Converging Google Services

The always fabulous Louis Grey makes good points about using GMail in a corporate environment and got me thinking in a different direction.

I begain to consider: Why can’t I share emails the same way I can share RSS entries?

Google Reader allows you to publish all entries you tagged with specific keywords, or you can share entries on an individual basis. Yet, despite the obvious analogue, it’s impossible for me to share email messages or threads in the same manner!

I realize there are some privacy concerns, since RSS & Atom explicitly make things public and email does not. However, there’s no reading I couldn’t use an email to RSS gateway and violate expected convention easily.

I might also argue that by opening up email to the same type of social collaboration we get via Google Reader then the potential would exist to make things more secure.

For example, by adding a default copy-left style licensing, a la creative commons, or a per-email “off the record” flag like Google Talk. There could even be “free to share” delivery options rather then keeping everything on an “honor system”.

About jay

I'm trying to build something interactive where I can learn from others and hopefully share useful knowledge too.
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6 Responses to Converging Google Services

  1. Jason says:

    I would keep an eye on Wave… this surely seems like something it’s capable of, even if it’s not apparent yet.

    • jay says:

      Thanks Jason,
      I think it’s closer but it seems still too much like a “spaghetti” approach (i.e. throw it all in there and let the user sort it out) for me, but I know it’s still a work in progress.

  2. jay says:

    All good thoughts. Chris, I think you’re right that so much could just be shared and you wouldn’t have to have the same darn conversations all over the place. Almost like an email chain should automatically become a blog post and the back and forth become comments.

    Kevin, of course you’re right that some stuff really can’t be shared but I couldn’t even count the number of times I’ve gotten an email / presentation that says something like “please don’t distribute”. I’ve been thinking a lot about just using twitter instead of email and anything longer then 140 characters should be a wiki page to force all the conversations decisions to be public.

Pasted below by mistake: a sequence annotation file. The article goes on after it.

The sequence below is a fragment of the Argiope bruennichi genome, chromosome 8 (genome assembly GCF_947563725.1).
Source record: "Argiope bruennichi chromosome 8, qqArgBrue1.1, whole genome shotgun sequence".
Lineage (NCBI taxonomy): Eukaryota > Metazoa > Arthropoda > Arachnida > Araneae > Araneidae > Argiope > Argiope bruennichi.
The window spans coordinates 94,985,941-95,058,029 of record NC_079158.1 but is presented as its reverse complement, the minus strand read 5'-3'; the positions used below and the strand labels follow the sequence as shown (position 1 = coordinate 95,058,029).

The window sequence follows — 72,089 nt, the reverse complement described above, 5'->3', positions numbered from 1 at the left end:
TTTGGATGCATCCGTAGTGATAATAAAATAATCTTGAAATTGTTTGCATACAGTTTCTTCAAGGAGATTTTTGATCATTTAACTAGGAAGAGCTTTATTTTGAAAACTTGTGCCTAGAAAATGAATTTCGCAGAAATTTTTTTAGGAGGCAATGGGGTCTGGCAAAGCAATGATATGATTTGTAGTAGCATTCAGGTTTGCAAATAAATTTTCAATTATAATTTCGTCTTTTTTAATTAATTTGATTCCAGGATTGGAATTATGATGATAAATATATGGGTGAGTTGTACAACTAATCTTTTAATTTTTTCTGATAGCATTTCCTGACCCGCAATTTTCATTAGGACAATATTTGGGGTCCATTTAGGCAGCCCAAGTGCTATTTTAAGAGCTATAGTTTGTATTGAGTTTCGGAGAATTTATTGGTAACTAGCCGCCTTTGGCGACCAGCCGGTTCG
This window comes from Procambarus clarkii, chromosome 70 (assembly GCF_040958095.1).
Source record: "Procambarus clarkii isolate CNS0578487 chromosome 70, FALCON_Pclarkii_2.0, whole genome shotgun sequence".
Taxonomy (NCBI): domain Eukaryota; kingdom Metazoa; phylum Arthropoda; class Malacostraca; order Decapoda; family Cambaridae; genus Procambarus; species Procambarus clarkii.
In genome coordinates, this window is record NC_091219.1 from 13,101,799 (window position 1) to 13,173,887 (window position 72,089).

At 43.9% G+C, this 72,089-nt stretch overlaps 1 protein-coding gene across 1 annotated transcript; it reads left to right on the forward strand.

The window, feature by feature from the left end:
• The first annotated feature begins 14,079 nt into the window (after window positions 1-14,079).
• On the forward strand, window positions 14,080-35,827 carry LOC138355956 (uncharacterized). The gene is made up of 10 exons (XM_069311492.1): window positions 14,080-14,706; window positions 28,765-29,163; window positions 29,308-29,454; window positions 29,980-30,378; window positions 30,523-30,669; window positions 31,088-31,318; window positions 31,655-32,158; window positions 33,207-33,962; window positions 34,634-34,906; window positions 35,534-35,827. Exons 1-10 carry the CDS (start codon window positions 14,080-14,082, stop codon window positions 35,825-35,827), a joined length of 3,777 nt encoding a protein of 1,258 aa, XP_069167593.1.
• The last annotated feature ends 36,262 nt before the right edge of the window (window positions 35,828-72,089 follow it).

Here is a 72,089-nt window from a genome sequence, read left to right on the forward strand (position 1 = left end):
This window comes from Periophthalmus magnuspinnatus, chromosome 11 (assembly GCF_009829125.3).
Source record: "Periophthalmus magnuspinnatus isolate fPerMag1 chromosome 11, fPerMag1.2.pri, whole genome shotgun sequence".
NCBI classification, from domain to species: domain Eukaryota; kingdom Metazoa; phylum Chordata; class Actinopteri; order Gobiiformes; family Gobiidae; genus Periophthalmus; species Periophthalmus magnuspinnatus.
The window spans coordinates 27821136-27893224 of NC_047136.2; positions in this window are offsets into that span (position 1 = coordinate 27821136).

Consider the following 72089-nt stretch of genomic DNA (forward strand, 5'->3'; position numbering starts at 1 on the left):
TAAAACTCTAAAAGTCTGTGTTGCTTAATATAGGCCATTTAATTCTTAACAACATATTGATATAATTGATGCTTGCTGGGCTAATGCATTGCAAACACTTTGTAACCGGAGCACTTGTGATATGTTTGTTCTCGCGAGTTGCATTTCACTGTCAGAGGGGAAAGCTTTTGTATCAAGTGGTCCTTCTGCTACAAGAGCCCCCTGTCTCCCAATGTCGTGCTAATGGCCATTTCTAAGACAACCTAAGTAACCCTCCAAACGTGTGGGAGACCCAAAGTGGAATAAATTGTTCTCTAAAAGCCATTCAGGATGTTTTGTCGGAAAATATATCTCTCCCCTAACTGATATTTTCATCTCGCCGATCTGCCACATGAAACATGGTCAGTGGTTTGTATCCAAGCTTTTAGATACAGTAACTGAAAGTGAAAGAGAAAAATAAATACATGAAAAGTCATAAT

Charlie, Google Wave seems like it will coalesce all your personal communications into a ‘dashboard’ view and you’re right it may give you that power. But I think this is really about taking your personal communiques and giving you a chance to “push” them to the right locations rather than just “pulling” the divergent discussions into one place for you personally.

    Thanks for the thoughts guys!

  3. Charlie says:

    I think Google Wave addresses a lot of what you’re describing here.

  4. Kevin T says:

    Interesting idea. Due to my role, some of my email cannot be shared with other’s, but a lot could (inside the company only, of course).

    One thing my new team is struggling with is using email vs. a sharepoint-hosted discussion board vs. a wiki site for sharing tips and tricks that we’re learning in our new development environment.

    A lot of these group emails belong on a discussion board, but if they start out as email threads, it takes someone being diligent enough to post the content into a wiki and/or discussion board. Being able to ‘export’ an email thread with one click into something like a discussion board, would be nice in some cases.

    Of course, in my company, email sucks because:

    1. It’s lotus notes…
    2. They only allow us so much storage so you’re often deleting stuff just to make space
    3. The lawyers make us adhere to some data retention policy crap, so the more spread out our communications are, the harder it is to delete stuff.

    One thing that helps us though, is that we’re a Scrum team, so daily communication replaces a lot of what we used to email. Faster and quicker to say what you want to announce/discuss vs. email these days.


  5. chris says:

    i absolutely love the notion of using a creative commons license on my email! especially in a work context, it would make my job so much easier.

    really, i would estimate that 50% of my email could be publicly published internally, without any problem or feeling that a confidence had been violated on the part of anyone involved with the email.

    and i bet if those were published, it would dramatically reduce my email volume over time. great thoughts jay!

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